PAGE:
‘The Walking Dead’ Episode 6.11 “Knots Untie” (8.5 out of 10) Created by Frank Darabont; Starring Andrew Lincoln, Norman Reedus, Steven Yeun, Danai Gurira, Chandler Riggs, Lennie James, Lauren Cohan; Sundays on AMC.

I’m still kind of freaking out about Rick (Andrew Lincoln) and Michonne (Danai Gurira) hooking up last week, so before we move on—how cool was that? There was the couch and then the naked with the sword and the guns…great moment in TWD history. Tonight was a classic slow-burn episode—light on zombie carnage, heavy on storytelling. Spoilers ahead!

Abraham’s Existential Crisis

If I was to guess which TWD character would start to get introspective and emotionally vulnerable, I would have put Abraham (Michael Cudlitz) at the bottom of my list. Cudlitz has built his ex-military character on a solid foundation of testosterone and violence, so this sudden surge in his paternal instincts was interesting to behold.

We’ve established that he had a fleeting crush on Sasha (Sonequa Martin-Green), and I totally forgot that he and Rosita (Christian Serratos) were a post-apocalyptic item (their post-coital scene made me suddenly remember that creepy moment from season five when Eugene (Josh McDermitt) just watched them ump buglies, as Abraham would put it). When Rosita gives him a necklace made out of a busted taillight, some gears start churning in Abrahams head. Based on a conversation he has with Glenn (Steven Yeun)—“When you were pouring the Bisquick,” he asks, “Were you trying to make pancakes?”—it appears as though he’s entertaining thoughts of fatherhood.

The show was a little ambiguous regarding Abraham’s overall decision. After Daryl (Norman Reedus) pulls a crazed Hilltop denizen (Hilltop! It happened! More later) off of Abraham, he seems to have made up his mind—but if that’s the case, why did we get that melancholy shot of Rosita’s necklace abandoned in the grass? While Cudlitz has offered a spot-on interpretation of Abraham’s macho, post-apocalyptic warrior, he struggles a bit with this sudden surge of tenderness. I love that the story is taking a stab at making a fairly one-dimensional character a bit more dynamic, but I wasn’t totally sold on Cudtlitz’s performance tonight.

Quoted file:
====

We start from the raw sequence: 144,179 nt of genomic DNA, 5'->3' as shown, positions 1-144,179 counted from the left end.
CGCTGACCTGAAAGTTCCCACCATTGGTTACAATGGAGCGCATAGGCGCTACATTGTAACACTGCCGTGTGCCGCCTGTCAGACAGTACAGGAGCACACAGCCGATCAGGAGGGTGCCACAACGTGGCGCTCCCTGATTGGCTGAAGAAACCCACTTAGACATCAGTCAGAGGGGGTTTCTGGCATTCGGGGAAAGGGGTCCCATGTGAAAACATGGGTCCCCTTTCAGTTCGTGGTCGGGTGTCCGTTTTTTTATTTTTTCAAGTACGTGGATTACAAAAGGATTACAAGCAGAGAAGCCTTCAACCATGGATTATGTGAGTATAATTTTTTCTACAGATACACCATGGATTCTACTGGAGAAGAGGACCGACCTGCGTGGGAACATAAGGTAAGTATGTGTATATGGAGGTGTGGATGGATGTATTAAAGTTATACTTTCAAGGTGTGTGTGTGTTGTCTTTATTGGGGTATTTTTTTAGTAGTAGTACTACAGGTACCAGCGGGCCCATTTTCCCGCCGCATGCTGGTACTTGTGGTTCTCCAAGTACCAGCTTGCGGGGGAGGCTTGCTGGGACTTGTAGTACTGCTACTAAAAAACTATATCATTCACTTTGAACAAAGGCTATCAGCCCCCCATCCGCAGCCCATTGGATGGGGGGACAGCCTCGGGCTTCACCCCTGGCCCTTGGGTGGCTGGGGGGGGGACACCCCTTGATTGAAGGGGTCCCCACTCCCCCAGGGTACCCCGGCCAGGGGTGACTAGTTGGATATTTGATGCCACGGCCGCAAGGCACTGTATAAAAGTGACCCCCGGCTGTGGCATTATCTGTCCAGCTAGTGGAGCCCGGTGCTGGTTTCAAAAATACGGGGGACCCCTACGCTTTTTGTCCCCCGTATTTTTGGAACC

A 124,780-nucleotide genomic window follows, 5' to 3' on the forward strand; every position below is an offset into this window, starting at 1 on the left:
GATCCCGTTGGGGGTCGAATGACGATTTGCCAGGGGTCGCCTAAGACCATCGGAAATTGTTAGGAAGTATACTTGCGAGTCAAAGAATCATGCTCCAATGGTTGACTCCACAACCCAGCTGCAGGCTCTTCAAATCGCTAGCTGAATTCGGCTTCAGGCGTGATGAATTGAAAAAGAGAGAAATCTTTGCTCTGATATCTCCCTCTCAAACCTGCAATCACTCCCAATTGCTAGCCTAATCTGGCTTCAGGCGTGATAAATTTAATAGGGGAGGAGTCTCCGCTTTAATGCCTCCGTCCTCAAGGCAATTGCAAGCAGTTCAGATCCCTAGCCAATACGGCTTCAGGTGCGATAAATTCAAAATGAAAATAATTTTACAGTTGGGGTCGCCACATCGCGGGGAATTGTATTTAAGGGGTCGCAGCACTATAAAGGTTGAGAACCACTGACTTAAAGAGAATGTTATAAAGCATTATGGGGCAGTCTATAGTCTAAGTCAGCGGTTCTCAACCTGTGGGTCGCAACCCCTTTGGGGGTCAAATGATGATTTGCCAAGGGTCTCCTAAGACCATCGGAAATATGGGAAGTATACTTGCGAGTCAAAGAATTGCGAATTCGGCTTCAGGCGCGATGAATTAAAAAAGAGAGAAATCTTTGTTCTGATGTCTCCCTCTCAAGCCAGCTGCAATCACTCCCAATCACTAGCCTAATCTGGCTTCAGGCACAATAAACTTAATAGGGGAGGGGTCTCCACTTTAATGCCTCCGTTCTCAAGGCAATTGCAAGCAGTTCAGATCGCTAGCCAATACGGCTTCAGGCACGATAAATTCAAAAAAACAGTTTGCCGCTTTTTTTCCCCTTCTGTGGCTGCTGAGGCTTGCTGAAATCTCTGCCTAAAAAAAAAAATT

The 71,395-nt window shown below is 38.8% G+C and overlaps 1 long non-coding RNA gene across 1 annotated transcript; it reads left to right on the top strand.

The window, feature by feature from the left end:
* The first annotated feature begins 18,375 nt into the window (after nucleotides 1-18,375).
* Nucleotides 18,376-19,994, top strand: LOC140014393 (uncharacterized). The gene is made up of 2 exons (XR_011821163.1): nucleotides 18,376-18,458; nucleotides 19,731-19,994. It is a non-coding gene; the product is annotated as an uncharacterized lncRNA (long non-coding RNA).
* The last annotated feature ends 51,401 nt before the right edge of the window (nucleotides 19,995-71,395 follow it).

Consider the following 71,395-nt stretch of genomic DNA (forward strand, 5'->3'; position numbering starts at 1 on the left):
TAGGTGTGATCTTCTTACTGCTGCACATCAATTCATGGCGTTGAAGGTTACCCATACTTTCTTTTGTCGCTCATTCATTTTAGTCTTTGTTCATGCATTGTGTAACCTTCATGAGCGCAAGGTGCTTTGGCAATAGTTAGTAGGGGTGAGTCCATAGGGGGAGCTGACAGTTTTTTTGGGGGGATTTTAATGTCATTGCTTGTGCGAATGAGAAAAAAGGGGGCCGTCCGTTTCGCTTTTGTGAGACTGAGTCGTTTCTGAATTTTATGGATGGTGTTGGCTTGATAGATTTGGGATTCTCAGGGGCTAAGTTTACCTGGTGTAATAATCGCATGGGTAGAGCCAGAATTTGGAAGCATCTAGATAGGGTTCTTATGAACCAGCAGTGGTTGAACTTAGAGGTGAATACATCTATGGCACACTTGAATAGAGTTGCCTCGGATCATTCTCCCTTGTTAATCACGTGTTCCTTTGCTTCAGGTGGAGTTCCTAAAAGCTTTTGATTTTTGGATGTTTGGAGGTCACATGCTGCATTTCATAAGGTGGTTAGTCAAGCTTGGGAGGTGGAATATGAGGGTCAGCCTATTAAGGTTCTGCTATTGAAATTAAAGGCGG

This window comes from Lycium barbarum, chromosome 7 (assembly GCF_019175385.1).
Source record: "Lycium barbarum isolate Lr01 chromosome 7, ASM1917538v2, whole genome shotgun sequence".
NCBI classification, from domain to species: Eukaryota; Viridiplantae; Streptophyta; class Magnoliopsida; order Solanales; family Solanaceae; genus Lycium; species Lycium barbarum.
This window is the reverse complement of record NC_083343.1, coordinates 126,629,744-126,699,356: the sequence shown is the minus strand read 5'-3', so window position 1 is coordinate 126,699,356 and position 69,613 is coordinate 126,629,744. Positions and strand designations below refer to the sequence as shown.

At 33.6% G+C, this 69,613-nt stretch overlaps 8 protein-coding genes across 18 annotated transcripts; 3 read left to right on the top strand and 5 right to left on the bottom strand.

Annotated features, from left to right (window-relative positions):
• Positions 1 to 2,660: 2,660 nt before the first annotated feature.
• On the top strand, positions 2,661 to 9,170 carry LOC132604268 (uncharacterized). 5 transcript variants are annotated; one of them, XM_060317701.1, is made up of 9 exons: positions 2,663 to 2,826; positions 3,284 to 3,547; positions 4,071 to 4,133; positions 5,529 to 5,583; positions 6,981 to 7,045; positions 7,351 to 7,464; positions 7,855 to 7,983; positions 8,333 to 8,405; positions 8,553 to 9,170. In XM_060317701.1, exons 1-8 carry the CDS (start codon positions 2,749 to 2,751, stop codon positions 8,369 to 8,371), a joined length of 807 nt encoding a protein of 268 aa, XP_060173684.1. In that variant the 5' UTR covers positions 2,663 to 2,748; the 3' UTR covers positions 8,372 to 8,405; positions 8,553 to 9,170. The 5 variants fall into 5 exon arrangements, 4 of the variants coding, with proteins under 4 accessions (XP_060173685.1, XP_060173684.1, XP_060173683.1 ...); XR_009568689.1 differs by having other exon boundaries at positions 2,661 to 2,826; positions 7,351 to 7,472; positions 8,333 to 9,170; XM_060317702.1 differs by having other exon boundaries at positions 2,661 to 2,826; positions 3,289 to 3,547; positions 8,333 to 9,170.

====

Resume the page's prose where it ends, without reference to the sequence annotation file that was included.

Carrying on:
After Jesus (Tom Payne) gains the trust of the Alexandrians, they accompany him back to Hilltop—Rick’s team helps save some Hilltop folks, so everything is cool by the time they reach their destination.

Hilltop looks a little bit more backwards than Alexandria was before Rick showed up. Ideally, Rick and Jesus want to engineer a trade agreement between the two communities, but that leads to a conversation with Gregory (Xander Berkeley). Fans of the comics will know that Gregory is a bit of a skeez, and Berkeley totally captured that aspect of the character. Negotiations with Gregory aren’t great, though it was cool to see that Rick knows enough about himself and his crew to see Maggie’s (Lauren Cohan) value as a diplomat. It’s not until a group of Hilltop folk return from a botched visit to Negan’s compound and try to murder Gregory does an actual negotiation take place.

With half of Hilltop’s goods in tow, Rick packs up the Winnebago and returns home with plans to wipe Negan and the Saviors off the face of the map. There’s something much more than bravado that echoes through Hilltop as Rick affirms that they’ve never had problems with conflict before. However, Maggie’s concern that this whole endeavor will cost them, coupled with the episode concluding with a solemn crew passing around an ultrasound photo of her and Glenn’s baby makes me uneasy. Plus, did you catch that bit from Jesus about how Negan beat one of their community members to death right in front of them? I dunno. Glenn’s survival rate might have dropped a few pegs on the survivometer.


The Hilltop reveal was great, Jesus continues to impress me and the nefarious mystique that is building up around Negan is fantastic. There were a few hiccups tonight, but nothing serious. I still love Abraham, even though he emotes tenderness with as much range as a Tasmanian devil. I now find myself fascinated with the events leading up to Negan’s big reveal. According to “Entertainment Weekly,” Lauren Cohan and Andrew Lincoln have called the season six finale “heartbreaking,” which gets me all crazy every time I hear someone mention Negan or the Saviors. Oh! And Richonne! Until next time, friends!

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